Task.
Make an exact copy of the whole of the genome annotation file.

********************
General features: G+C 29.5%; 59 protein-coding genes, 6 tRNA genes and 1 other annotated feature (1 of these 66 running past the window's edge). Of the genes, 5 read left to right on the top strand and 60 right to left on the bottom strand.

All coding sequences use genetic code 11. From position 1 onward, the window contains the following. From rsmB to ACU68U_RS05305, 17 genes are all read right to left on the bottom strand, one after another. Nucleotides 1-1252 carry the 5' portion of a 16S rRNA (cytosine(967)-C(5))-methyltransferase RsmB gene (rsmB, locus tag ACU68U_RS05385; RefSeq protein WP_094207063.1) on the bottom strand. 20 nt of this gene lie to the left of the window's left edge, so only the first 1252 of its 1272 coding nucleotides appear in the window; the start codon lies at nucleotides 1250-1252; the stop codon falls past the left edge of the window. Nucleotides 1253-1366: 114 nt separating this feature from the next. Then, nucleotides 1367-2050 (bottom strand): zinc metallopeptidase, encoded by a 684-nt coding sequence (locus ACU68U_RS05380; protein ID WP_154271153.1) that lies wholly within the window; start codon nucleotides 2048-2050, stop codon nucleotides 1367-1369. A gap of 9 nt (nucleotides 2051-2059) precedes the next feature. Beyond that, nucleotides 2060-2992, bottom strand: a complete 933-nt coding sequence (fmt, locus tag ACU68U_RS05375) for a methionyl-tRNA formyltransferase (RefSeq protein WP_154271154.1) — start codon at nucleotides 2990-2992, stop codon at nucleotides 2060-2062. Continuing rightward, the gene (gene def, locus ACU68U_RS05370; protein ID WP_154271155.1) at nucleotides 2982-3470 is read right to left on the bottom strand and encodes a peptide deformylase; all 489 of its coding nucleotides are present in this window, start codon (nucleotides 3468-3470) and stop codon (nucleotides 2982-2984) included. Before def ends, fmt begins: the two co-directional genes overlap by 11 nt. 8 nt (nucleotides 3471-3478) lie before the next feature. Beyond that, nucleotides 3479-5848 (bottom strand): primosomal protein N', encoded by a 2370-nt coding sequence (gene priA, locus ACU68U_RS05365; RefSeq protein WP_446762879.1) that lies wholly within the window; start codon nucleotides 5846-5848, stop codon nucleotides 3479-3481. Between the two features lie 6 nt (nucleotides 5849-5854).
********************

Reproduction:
General features: G+C 29.5%; 59 protein-coding genes, 6 tRNA genes and 1 other annotated feature (1 of these 66 running past the window's edge). Of the genes, 5 read left to right on the top strand and 60 right to left on the bottom strand.

All coding sequences use genetic code 11. From position 1 onward, the window contains the following. From rsmB to ACU68U_RS05305, 17 genes are all read right to left on the bottom strand, one after another. Nucleotides 1-1252 carry the 5' portion of a 16S rRNA (cytosine(967)-C(5))-methyltransferase RsmB gene (rsmB, locus tag ACU68U_RS05385; RefSeq protein WP_094207063.1) on the bottom strand. 20 nt of this gene lie to the left of the window's left edge, so only the first 1252 of its 1272 coding nucleotides appear in the window; the start codon lies at nucleotides 1250-1252; the stop codon falls past the left edge of the window. Nucleotides 1253-1366: 114 nt separating this feature from the next. Then, nucleotides 1367-2050 (bottom strand): zinc metallopeptidase, encoded by a 684-nt coding sequence (locus ACU68U_RS05380; protein ID WP_154271153.1) that lies wholly within the window; start codon nucleotides 2048-2050, stop codon nucleotides 1367-1369. A gap of 9 nt (nucleotides 2051-2059) precedes the next feature. Beyond that, nucleotides 2060-2992, bottom strand: a complete 933-nt coding sequence (fmt, locus tag ACU68U_RS05375) for a methionyl-tRNA formyltransferase (RefSeq protein WP_154271154.1) — start codon at nucleotides 2990-2992, stop codon at nucleotides 2060-2062. Continuing rightward, the gene (gene def, locus ACU68U_RS05370; protein ID WP_154271155.1) at nucleotides 2982-3470 is read right to left on the bottom strand and encodes a peptide deformylase; all 489 of its coding nucleotides are present in this window, start codon (nucleotides 3468-3470) and stop codon (nucleotides 2982-2984) included. Before def ends, fmt begins: the two co-directional genes overlap by 11 nt. 8 nt (nucleotides 3471-3478) lie before the next feature. Beyond that, nucleotides 3479-5848 (bottom strand): primosomal protein N', encoded by a 2370-nt coding sequence (gene priA, locus ACU68U_RS05365; RefSeq protein WP_446762879.1) that lies wholly within the window; start codon nucleotides 5846-5848, stop codon nucleotides 3479-3481. Between the two features lie 6 nt (nucleotides 5849-5854).